How the Higgs boson discovered

Higgs assumptions were based on the existence of some “burdening” field with which elementary particles flying through it contact. The physicist discovered the dependence of the interaction force of particles breaking through the medium on their velocity and finite mass. So, in circles of scientists was born the idea of a powerful accelerator, able to separate part of the field and arrange a kind of “Big Bang on the contrary”. The

“burdening” field predicted by the Englishman was based on the laws of quantum mechanics and consisted of a magnitude that is both wave and particle at the same time. Bosons is the name given in science to quanta of the hypothetical Higgs field.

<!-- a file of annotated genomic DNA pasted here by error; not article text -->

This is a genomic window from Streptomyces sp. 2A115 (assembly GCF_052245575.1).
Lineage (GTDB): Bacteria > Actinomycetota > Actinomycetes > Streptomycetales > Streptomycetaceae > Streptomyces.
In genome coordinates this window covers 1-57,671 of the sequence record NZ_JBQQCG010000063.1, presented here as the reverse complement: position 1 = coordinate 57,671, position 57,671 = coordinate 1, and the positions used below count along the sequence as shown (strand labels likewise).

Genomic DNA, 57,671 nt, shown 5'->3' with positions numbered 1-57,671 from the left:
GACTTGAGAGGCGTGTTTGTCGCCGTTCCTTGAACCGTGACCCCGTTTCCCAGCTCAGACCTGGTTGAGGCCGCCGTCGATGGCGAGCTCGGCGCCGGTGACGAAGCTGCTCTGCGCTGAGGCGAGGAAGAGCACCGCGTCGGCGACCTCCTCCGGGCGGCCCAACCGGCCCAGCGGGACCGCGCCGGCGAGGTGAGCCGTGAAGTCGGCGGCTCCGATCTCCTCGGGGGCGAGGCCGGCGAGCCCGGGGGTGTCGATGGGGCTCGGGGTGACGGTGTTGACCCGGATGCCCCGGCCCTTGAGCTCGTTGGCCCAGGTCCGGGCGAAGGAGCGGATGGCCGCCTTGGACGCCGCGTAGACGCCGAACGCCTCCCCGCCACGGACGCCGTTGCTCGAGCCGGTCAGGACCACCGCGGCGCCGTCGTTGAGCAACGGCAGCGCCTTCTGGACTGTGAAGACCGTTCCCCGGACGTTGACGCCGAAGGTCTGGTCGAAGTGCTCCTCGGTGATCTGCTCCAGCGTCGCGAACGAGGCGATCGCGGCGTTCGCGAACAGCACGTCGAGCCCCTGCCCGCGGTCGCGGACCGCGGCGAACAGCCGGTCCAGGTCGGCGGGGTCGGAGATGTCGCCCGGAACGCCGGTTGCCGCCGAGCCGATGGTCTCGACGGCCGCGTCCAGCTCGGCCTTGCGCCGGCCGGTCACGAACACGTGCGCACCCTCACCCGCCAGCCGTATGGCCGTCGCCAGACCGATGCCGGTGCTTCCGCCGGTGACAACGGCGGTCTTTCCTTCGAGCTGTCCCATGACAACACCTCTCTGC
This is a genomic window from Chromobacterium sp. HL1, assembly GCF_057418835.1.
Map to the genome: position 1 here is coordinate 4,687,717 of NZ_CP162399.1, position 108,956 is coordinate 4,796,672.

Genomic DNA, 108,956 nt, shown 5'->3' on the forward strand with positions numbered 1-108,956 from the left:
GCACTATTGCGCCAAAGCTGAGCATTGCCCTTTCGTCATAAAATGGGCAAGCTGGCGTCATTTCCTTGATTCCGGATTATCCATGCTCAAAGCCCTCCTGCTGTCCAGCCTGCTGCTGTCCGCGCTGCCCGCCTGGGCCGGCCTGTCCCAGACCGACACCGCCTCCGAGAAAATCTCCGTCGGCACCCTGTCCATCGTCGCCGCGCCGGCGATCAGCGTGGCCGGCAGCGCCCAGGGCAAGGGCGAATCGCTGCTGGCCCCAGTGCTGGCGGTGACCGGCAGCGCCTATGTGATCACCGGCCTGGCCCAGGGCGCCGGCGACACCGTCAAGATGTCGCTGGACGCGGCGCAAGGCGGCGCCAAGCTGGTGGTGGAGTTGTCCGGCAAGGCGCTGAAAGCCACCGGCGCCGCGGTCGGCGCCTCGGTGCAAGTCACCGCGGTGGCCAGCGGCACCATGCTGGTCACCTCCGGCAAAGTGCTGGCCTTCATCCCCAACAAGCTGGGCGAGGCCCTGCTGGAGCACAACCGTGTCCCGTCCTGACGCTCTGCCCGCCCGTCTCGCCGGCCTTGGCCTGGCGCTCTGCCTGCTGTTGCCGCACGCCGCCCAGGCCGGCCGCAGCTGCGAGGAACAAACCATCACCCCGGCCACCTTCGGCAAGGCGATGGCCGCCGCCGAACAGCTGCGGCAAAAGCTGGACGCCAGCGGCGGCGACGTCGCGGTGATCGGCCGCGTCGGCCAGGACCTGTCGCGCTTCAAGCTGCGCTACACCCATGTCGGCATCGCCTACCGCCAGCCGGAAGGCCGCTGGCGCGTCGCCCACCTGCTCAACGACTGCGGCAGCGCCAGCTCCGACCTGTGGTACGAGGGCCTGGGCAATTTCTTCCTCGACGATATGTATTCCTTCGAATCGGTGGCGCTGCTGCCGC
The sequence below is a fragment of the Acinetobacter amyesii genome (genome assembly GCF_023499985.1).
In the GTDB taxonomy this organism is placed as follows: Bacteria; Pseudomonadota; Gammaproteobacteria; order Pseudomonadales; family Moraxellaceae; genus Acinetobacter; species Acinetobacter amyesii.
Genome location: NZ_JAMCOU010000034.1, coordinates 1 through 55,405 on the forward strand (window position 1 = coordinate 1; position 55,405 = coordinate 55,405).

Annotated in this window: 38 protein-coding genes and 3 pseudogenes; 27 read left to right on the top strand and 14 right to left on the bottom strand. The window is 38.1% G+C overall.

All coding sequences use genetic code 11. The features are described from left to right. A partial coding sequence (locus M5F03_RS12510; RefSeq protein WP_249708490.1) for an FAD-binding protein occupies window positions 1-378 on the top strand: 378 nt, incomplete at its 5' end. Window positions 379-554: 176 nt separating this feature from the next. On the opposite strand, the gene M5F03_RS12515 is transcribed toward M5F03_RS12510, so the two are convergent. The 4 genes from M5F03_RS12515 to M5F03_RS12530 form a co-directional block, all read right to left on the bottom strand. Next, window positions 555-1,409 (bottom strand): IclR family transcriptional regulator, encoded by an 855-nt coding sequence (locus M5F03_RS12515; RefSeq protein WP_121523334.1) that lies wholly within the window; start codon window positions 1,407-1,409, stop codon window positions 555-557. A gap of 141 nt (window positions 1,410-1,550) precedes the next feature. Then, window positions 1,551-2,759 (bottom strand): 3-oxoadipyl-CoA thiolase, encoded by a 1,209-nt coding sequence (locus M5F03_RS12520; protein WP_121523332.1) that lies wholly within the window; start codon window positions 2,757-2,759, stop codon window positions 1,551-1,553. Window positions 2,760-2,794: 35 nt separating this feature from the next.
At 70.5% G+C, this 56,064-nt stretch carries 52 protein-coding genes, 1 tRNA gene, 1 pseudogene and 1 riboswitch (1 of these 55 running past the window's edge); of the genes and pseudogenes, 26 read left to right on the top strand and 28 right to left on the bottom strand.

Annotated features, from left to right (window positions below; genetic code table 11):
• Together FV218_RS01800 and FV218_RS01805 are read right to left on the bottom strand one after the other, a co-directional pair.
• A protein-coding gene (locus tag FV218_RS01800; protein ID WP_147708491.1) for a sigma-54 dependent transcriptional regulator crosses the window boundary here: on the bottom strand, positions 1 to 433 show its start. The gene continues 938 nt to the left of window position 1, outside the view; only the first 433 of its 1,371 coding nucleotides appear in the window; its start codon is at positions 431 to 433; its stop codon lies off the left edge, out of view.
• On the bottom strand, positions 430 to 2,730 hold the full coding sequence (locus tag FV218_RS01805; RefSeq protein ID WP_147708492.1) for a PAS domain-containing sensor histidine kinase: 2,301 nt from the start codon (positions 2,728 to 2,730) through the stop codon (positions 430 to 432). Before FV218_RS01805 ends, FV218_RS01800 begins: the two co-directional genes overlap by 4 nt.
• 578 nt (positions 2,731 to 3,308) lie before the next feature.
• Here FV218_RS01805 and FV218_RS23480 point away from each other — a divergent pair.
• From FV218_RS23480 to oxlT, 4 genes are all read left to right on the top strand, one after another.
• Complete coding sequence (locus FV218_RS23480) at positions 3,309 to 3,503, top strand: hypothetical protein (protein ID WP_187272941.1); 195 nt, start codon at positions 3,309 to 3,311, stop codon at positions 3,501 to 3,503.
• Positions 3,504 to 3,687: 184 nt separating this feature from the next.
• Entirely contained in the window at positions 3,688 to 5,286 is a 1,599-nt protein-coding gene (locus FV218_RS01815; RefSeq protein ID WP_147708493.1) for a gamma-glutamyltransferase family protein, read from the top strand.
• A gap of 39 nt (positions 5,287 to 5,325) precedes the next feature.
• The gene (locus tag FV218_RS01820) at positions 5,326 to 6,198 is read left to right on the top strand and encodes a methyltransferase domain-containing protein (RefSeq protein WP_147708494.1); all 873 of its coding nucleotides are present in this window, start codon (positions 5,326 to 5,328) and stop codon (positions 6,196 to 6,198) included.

The purpose of the experiment was the potential to break up with a powerful impact a pair consisting of the Higgs boson and a proton. As a result, the liberated proton, outside the specific medium, would have evolved into a photon of light and the sought Higgs boson.

Experiments at the first collider, built under the patronage of the European Organization for Nuclear Research, began in the early 1980s of the last century. It was not possible to find the Higgs boson then, but many positive intermediate results were encouraging and encouraging.

Experiments resumed at the Large Hadron Collider, erected in the Lake Geneva area, and lasted for over eleven years. Studies adjusted the parameters and determined the range of measurements.

Several years of waiting and the impressive costs of a scientific project have borne fruit. The official CERN (European Organization for Nuclear Research) press release dated 4 July 2012 issued a cautious statement on the apparent signs of the existence of a new particle relating to the Higgs theory. Despite the slight likelihood of error, most scientists are confident that the search for the Higgs boson is triumphantly complete.

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